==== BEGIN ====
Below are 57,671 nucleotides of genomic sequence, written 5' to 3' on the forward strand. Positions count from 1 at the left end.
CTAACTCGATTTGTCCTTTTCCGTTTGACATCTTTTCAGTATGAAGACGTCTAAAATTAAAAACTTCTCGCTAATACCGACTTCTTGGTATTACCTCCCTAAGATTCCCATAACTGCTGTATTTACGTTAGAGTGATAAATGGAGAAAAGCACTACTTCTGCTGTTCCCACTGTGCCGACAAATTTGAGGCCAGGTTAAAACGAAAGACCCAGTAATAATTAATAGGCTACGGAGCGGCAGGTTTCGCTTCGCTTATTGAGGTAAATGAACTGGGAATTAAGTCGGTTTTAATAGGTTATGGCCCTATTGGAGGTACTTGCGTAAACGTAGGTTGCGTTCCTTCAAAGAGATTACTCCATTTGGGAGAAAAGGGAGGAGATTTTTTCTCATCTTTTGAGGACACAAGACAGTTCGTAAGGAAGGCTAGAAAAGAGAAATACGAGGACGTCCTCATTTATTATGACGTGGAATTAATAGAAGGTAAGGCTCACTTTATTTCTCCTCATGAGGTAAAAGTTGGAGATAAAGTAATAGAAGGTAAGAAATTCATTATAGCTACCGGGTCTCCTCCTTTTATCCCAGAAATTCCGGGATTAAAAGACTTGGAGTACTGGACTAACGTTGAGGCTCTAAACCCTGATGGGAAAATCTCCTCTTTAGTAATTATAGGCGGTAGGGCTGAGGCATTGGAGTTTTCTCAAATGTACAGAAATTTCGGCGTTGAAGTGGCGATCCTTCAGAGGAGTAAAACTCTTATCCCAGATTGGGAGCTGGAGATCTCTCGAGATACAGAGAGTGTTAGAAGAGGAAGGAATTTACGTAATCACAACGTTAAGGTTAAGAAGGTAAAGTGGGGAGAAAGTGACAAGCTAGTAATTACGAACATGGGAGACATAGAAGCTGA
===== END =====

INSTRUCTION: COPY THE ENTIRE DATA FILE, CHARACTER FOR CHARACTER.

Below are 57,671 nucleotides of genomic sequence, written 5' to 3' on the forward strand. Positions count from 1 at the left end.
CTAACTCGATTTGTCCTTTTCCGTTTGACATCTTTTCAGTATGAAGACGTCTAAAATTAAAAACTTCTCGCTAATACCGACTTCTTGGTATTACCTCCCTAAGATTCCCATAACTGCTGTATTTACGTTAGAGTGATAAATGGAGAAAAGCACTACTTCTGCTGTTCCCACTGTGCCGACAAATTTGAGGCCAGGTTAAAACGAAAGACCCAGTAATAATTAATAGGCTACGGAGCGGCAGGTTTCGCTTCGCTTATTGAGGTAAATGAACTGGGAATTAAGTCGGTTTTAATAGGTTATGGCCCTATTGGAGGTACTTGCGTAAACGTAGGTTGCGTTCCTTCAAAGAGATTACTCCATTTGGGAGAAAAGGGAGGAGATTTTTTCTCATCTTTTGAGGACACAAGACAGTTCGTAAGGAAGGCTAGAAAAGAGAAATACGAGGACGTCCTCATTTATTATGACGTGGAATTAATAGAAGGTAAGGCTCACTTTATTTCTCCTCATGAGGTAAAAGTTGGAGATAAAGTAATAGAAGGTAAGAAATTCATTATAGCTACCGGGTCTCCTCCTTTTATCCCAGAAATTCCGGGATTAAAAGACTTGGAGTACTGGACTAACGTTGAGGCTCTAAACCCTGATGGGAAAATCTCCTCTTTAGTAATTATAGGCGGTAGGGCTGAGGCATTGGAGTTTTCTCAAATGTACAGAAATTTCGGCGTTGAAGTGGCGATCCTTCAGAGGAGTAAAACTCTTATCCCAGATTGGGAGCTGGAGATCTCTCGAGATACAGAGAGTGTTAGAAGAGGAAGGAATTTACGTAATCACAACGTTAAGGTTAAGAAGGTAAAGTGGGGAGAAAGTGACAAGCTAGTAATTACGAACATGGGAGACATAGAAGCTGA